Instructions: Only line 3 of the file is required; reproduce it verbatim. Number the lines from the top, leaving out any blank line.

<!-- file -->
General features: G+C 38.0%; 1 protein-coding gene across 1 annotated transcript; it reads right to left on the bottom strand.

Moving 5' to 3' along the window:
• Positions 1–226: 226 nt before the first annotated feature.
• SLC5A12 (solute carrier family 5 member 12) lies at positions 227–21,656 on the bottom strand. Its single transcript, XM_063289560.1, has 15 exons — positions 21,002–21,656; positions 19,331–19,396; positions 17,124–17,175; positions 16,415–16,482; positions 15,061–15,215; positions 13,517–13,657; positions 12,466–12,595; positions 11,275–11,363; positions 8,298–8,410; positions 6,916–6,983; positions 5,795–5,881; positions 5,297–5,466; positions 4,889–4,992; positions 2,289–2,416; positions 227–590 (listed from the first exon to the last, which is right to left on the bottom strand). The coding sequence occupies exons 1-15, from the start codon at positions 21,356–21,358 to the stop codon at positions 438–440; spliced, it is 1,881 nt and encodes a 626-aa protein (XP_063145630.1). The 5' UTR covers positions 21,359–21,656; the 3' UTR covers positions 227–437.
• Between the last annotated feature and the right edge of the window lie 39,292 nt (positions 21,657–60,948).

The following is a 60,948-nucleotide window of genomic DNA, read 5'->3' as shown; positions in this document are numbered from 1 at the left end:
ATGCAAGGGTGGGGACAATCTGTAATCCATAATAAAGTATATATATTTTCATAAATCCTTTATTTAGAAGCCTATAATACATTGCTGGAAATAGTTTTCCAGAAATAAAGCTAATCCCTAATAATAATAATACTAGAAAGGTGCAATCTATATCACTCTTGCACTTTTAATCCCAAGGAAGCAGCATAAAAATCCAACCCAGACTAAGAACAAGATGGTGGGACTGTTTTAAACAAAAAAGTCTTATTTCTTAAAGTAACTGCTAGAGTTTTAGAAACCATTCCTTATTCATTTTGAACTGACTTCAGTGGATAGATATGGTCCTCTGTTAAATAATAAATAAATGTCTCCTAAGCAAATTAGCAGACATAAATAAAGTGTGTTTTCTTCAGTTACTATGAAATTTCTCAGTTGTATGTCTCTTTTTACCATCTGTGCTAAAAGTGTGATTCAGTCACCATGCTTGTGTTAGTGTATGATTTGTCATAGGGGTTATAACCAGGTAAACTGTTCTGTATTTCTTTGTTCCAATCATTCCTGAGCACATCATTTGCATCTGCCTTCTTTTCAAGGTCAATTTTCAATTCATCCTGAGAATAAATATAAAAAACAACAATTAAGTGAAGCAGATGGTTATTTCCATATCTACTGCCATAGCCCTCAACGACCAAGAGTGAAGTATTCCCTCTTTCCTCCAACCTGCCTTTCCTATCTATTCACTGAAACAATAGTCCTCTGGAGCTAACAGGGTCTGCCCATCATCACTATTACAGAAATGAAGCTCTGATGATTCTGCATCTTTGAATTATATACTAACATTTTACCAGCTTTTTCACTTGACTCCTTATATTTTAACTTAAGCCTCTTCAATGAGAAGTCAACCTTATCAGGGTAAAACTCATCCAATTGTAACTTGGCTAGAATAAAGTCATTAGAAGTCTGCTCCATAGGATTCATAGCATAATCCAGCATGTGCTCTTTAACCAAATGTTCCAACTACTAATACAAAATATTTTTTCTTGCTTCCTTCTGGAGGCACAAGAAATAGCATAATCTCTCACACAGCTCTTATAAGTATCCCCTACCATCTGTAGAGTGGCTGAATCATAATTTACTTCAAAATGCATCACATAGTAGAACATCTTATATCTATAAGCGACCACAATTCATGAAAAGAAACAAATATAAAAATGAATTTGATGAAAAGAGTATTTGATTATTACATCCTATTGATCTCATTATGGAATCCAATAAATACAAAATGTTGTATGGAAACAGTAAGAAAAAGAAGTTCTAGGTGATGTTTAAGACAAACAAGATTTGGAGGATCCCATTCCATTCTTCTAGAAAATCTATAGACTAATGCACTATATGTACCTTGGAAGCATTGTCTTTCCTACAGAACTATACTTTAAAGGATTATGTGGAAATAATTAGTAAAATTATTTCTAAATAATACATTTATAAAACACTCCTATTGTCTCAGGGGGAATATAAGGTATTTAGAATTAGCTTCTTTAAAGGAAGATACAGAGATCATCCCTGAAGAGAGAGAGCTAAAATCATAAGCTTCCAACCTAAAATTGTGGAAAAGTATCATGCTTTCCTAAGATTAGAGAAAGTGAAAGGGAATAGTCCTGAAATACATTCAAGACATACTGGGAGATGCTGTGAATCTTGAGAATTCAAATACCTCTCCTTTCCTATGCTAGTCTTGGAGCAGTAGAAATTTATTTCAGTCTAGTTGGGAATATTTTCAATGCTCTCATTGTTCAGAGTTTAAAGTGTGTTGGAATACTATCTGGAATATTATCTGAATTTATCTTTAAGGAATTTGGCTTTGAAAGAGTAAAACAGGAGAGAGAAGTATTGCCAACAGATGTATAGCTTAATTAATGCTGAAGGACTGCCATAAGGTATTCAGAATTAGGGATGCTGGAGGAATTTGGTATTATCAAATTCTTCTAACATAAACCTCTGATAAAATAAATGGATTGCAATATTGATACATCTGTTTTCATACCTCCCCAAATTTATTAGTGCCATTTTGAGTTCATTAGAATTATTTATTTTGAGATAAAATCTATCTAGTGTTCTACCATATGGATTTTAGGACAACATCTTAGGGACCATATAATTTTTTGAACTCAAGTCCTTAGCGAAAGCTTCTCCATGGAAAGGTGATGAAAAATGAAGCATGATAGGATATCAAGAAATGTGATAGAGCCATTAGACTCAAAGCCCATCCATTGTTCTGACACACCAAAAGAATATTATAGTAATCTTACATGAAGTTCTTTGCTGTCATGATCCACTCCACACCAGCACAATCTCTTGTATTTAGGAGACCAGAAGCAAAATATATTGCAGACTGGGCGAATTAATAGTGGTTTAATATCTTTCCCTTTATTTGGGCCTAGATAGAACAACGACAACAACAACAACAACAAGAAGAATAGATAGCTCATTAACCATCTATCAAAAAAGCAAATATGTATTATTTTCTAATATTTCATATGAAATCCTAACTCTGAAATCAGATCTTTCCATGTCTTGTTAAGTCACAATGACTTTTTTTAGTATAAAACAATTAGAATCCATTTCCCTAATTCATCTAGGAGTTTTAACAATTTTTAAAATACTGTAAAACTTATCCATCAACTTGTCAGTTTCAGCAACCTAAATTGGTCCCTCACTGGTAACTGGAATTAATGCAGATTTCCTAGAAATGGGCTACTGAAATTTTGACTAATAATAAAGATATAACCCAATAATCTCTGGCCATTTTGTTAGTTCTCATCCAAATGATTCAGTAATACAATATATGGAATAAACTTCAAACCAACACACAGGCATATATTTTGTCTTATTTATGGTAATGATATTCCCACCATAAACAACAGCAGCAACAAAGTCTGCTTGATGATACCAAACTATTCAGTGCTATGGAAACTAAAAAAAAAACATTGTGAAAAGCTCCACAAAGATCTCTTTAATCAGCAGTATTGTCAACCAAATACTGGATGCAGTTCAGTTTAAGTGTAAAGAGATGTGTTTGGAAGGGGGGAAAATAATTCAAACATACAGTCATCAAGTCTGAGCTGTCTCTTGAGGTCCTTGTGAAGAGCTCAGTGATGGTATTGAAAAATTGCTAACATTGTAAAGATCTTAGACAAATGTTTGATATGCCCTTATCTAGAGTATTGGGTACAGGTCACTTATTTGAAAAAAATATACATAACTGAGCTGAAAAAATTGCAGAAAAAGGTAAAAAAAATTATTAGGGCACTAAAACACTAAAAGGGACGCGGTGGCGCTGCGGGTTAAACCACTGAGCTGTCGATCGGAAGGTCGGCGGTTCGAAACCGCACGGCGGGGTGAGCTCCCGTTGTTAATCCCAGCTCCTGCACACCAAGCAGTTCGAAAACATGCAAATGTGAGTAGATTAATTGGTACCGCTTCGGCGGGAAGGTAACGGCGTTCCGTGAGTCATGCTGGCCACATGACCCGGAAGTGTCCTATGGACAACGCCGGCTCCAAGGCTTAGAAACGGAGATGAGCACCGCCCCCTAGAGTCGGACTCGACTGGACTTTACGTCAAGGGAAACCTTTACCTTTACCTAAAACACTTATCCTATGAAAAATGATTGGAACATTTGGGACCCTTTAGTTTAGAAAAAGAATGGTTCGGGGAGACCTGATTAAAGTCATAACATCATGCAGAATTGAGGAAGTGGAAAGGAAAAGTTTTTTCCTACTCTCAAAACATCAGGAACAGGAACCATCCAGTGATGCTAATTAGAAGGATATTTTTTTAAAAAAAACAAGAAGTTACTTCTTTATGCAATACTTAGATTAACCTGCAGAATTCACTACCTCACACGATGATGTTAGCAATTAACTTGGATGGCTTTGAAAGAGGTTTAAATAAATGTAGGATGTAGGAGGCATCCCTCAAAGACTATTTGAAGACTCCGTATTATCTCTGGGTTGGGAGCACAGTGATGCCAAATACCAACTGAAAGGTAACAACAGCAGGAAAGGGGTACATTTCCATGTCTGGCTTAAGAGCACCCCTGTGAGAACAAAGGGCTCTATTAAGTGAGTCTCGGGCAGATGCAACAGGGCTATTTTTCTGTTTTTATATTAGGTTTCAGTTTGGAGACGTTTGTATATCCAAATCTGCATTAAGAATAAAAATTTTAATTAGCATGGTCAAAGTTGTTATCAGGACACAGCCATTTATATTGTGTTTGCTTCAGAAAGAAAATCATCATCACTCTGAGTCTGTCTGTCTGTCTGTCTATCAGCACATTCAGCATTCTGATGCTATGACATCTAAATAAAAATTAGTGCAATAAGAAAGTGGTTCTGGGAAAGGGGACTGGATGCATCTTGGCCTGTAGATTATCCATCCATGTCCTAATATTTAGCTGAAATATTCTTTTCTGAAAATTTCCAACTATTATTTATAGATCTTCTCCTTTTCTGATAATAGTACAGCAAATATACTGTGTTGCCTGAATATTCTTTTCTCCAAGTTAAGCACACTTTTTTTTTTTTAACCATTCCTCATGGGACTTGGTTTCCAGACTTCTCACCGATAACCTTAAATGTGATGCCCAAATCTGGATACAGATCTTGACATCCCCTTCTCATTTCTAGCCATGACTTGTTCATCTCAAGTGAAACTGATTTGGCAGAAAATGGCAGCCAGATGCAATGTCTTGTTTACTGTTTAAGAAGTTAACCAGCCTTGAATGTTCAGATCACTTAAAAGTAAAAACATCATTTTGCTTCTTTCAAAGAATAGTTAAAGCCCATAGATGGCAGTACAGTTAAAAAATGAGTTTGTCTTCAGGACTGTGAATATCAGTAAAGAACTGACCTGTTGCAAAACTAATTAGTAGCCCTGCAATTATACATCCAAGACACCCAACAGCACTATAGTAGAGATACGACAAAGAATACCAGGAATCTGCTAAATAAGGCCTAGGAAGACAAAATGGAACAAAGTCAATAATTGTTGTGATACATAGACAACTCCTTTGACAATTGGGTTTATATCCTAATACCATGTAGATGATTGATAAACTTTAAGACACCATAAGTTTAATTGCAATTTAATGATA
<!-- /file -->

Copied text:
• Positions 1–226: 226 nt before the first annotated feature.